I have a square, blue card in the window of my minivan that is boldly imprinted with a big white wheelchair, the international insignia for disabled.

It is a magical piece of paper that allows us the privilege to park in disabled parking spaces, not only in Switzerland but also in member states of the International Transport Forum (ITF). 

This means that our card is also recognized throughout the EU and EEA, along with USA, Canada, Australia, New Zealand, Japan, and Korea.

The card isn’t free. We paid a fee for it. 

We had to apply for it and our doctor had to write an attestation letter that we would need it for the long-term, which in our country means at least five years.

The parking spots are almost always near the entrance to our destination, but that doesn’t give you the right to park in this spot on a rainy day because you forgot your umbrella. 

And yes, I see you are wearing designer stilettos and the weather is not favourable but that still isn’t an excuse.

The parking spaces are wide and spacious—perfect for your big, fat SUV, but that doesn’t give you the right to park in the space because the other spots are too narrow.

Sometimes the spots are double-wide, but that does not mean that you can tag along without a special parking permit and take that extra ‘wasted’ space next to my van with your compact car. 

The spaces are wide for a reason, often so that a ramp can be used or to ease the transfer from wheelchair to the car. 

I’m sorry that I had to have your license plate number called out in the shopping centre and it embarrassed you, but I couldn’t get my daughter into the car, since you tried to share our spot with us.

The spots are often sitting empty, ready and waiting for a privileged permit holder, yes this is a luxury, but a necessary one. 

The privilege to park in a disabled space often comes with a lifetime of health struggles, challenges, and inconveniences.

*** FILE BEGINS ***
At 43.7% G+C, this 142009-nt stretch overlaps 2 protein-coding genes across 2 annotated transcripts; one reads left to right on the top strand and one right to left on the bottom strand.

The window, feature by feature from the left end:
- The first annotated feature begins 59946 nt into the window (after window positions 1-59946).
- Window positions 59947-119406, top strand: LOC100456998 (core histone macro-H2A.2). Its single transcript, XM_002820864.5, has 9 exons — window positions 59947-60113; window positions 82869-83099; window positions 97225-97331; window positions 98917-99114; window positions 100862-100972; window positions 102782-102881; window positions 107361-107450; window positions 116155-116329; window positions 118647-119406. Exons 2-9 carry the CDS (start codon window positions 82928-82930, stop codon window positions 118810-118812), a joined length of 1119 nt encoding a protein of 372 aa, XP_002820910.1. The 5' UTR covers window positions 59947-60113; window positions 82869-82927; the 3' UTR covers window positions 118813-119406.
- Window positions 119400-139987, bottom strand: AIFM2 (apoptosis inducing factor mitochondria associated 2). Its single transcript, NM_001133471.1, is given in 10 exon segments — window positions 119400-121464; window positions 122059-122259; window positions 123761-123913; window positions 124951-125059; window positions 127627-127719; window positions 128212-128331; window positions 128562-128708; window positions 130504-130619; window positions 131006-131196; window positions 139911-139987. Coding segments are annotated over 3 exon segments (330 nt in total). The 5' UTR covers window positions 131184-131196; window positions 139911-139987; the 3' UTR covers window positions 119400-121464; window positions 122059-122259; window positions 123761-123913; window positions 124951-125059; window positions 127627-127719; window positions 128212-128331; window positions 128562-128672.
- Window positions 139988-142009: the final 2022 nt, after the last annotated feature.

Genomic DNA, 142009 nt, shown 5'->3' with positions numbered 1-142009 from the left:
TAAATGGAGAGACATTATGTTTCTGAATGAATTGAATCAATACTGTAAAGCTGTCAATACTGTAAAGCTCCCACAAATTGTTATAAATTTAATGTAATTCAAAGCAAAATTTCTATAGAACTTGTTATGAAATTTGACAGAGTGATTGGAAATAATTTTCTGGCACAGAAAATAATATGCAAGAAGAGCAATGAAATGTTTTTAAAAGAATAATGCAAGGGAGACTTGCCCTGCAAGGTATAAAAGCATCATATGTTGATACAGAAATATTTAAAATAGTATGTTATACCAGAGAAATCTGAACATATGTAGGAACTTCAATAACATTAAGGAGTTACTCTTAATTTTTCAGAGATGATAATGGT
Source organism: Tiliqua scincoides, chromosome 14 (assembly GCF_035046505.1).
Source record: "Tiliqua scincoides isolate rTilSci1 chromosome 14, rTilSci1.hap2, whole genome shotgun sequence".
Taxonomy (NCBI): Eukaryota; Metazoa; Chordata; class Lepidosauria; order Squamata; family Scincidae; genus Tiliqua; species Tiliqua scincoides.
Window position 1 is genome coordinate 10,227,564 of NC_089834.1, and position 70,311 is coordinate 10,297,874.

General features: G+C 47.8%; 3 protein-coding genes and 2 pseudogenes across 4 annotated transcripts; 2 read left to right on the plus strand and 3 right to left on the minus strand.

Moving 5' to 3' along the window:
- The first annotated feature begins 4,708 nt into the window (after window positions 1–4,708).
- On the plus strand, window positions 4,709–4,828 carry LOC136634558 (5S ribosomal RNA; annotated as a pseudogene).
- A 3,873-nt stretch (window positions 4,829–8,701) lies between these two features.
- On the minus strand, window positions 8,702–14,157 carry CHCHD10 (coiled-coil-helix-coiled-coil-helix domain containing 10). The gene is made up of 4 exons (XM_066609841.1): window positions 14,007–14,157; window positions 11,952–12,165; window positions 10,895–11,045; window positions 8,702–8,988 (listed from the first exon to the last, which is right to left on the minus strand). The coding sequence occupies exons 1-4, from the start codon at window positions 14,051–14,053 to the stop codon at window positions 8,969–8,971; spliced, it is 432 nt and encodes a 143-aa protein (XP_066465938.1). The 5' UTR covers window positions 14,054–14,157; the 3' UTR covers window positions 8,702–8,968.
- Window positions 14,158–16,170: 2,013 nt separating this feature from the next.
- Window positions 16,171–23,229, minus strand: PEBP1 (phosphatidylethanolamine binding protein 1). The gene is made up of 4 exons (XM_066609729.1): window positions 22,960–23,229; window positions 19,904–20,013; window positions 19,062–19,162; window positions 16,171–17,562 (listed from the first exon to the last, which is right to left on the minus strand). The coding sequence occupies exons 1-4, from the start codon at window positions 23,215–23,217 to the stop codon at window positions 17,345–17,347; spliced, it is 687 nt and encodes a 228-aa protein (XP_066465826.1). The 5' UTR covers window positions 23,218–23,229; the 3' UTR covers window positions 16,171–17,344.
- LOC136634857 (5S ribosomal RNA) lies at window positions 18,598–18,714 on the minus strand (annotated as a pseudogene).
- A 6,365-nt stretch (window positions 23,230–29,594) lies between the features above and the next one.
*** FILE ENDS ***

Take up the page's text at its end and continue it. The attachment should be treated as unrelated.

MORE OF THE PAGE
Getting out of the car is sometimes a thirty-minute ordeal for a person with disability. 

Please don’t take the parking spot ‘while you just run in for a minute’.

I know that you didn’t take the parking spot maliciously, you do it sometimes without thinking. 

Perhaps in your stress because you are late, you fail to even notice the huge wheelchair insignia painted on the asphalt and the big ‘disabled parking only’ sign at the front of the parking slot.

I know you didn’t take the parking spot so that I am personally inconvenienced. 

You were too busy talking on your mobile phone to think that far ahead, but by taking the spot, you have forced me to park in a remote lot with my wheelchair-bound child. 

The temperature is in the negative digits today, and all I can think about is that I need to get my daughter from the parking lot into the building as fast as I can before she starts having breathing problems. 

But first I need to fit into a narrow parking spot, that isn’t wide enough for an easy transfer from the car seat to wheelchair.

I’m not sorry that I left you a note on your windshield reminding you that you are illegally parked in a spot that is exclusively for holders of a disabled parking permit.

I hope this note makes you think twice before you park in a such a spot again. 

Thanks for your attention. 

Signed,

A special needs mom on a mission.

 

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